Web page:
A recent National Geographic article looks at the rejuvenating power of nature on our brain and overall health. What we have known intuitively for centuries is now being backed up by hard scientific evidence. An alternative school in Switzerland, not far from Zurich, is putting this science into practice, while many Swiss unwittingly benefit from it during their time off.
The landscape architects of the 19th and 20th centuries who designed large city parks knew that access to nature was good for the human mind and body. Well before that, the 16th century Swiss physician Paracelsus, believed good health came from finding harmony between man and nature, and that diseases could be caused by psychological conditions.
Humans have evolved to live in nature
The central idea is that we have evolved over millions of years to live in nature. Then in a relatively brief span of time we have been plunged into a world of concrete, screens and artificial sounds. All of this artificiality is draining our brains and damaging our health, or as nature writer Professor David Gessner explains, “some scientists would say technology is slowly ruining our lives. It’s turning us into fast twitch animals. It’s like an alarm clock going off every 3o seconds. Part of us misses our ancestral home which is nature”.
Genetic evidence suggests primates, the mammalian branch containing humans, diverged from other mammals around 85 million years ago. The first continuously inhabited cities probably appeared only several thousands of years ago.
Science is proving the link
Now with brain monitoring technology scientists are able to record differences in how the brain functions when exposed to a natural environment compared to a man-made one. EEG devices that monitor electrical activity in the brain show that exposure to nature reduces activity in the prefrontal cortex, an area of the brain used for planning and decision making. Urban environments and modern technology laden lives overwork this part. Nature allows it to rest and recharge, improving brain performance. reducing stress and improving health.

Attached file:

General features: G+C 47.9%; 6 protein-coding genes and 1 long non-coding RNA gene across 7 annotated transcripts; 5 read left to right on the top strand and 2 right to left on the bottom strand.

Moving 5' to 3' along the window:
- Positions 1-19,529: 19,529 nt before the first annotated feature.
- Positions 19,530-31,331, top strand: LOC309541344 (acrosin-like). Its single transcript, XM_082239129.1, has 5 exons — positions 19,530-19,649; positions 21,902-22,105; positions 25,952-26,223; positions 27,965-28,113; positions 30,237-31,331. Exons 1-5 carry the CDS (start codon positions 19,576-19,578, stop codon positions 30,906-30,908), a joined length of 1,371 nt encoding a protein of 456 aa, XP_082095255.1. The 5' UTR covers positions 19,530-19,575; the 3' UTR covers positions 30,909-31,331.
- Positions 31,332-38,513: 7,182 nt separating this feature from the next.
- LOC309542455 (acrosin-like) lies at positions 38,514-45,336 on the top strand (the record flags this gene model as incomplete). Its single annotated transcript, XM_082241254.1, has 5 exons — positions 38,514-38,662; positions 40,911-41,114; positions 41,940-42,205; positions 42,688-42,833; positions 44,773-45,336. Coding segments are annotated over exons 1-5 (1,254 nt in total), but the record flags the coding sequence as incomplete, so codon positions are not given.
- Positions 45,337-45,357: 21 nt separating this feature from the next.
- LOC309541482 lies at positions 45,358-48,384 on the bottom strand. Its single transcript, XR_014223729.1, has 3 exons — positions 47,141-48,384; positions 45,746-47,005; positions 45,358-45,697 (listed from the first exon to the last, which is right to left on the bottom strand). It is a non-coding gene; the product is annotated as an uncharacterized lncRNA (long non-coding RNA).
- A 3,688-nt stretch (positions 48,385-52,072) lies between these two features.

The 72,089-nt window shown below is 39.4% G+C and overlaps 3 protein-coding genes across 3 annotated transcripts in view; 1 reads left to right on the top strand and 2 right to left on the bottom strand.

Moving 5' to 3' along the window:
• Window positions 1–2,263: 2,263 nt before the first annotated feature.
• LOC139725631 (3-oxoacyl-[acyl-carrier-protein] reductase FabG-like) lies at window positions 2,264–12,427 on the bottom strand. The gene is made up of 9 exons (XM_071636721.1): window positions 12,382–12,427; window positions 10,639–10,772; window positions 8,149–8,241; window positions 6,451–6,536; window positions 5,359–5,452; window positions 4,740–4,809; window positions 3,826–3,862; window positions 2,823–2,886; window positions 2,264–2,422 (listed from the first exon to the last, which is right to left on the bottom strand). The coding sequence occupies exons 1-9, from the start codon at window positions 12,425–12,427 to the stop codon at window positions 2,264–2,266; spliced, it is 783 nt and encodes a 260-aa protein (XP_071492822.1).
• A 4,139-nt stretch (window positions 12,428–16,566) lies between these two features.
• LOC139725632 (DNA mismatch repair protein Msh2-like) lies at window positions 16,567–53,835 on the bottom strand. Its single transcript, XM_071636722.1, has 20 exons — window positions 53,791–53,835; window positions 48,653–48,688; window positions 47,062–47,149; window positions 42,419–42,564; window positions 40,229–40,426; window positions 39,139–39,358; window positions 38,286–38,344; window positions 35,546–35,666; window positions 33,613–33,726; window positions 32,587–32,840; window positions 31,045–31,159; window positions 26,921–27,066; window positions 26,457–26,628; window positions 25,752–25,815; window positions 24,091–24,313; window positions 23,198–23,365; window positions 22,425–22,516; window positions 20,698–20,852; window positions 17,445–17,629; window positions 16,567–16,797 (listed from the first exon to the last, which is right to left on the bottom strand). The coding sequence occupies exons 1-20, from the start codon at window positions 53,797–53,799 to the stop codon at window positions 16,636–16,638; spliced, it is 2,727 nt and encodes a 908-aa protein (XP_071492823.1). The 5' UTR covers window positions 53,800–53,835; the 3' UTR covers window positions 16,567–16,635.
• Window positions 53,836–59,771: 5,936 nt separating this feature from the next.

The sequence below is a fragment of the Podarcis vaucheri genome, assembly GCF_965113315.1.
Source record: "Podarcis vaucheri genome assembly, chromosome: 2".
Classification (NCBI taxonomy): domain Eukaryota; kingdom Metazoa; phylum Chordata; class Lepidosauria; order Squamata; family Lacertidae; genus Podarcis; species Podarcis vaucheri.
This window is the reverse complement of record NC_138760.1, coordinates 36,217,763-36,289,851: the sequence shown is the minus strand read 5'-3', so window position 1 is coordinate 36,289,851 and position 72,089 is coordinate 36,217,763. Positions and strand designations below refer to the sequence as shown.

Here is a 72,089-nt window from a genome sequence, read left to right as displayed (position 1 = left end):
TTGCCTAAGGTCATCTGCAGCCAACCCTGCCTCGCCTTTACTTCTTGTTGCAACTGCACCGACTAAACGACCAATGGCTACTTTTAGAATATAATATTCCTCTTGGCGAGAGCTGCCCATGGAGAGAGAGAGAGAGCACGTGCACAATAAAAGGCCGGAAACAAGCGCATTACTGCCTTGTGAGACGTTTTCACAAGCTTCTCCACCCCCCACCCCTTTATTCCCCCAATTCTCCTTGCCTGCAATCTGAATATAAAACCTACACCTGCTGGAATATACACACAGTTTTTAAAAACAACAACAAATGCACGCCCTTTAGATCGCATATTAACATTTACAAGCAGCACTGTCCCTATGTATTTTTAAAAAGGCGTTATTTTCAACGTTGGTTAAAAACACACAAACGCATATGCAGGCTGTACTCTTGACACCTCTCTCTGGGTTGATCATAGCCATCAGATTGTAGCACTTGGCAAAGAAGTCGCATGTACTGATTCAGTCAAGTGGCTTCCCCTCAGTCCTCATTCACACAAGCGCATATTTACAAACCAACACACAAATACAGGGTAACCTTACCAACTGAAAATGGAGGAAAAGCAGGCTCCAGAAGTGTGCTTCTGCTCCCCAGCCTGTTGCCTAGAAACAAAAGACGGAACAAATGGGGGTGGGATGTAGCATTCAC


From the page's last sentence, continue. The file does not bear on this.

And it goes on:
Dr Mathew White and his team at the University of Exeter Medical School took data from 10,000 city dwellers and found a correlation between access to parks and nature and lower levels of mental distress. The difference remained even after adjusting for wealth, employment and education. Other research found that patients in hospital beds with a view of nature recovered faster than those without. Swedish research led by Matilda van den Bosch, that measured heart rates, found exposure to a virtual forest could restore calm.
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In Korea MRI scan data shows how brain blood flow changes when people look at different scenes. Urban scenes trigger blood flows associated with stress while nature scenes set off brain areas associated with altruism and empathy.
Nature could help with depression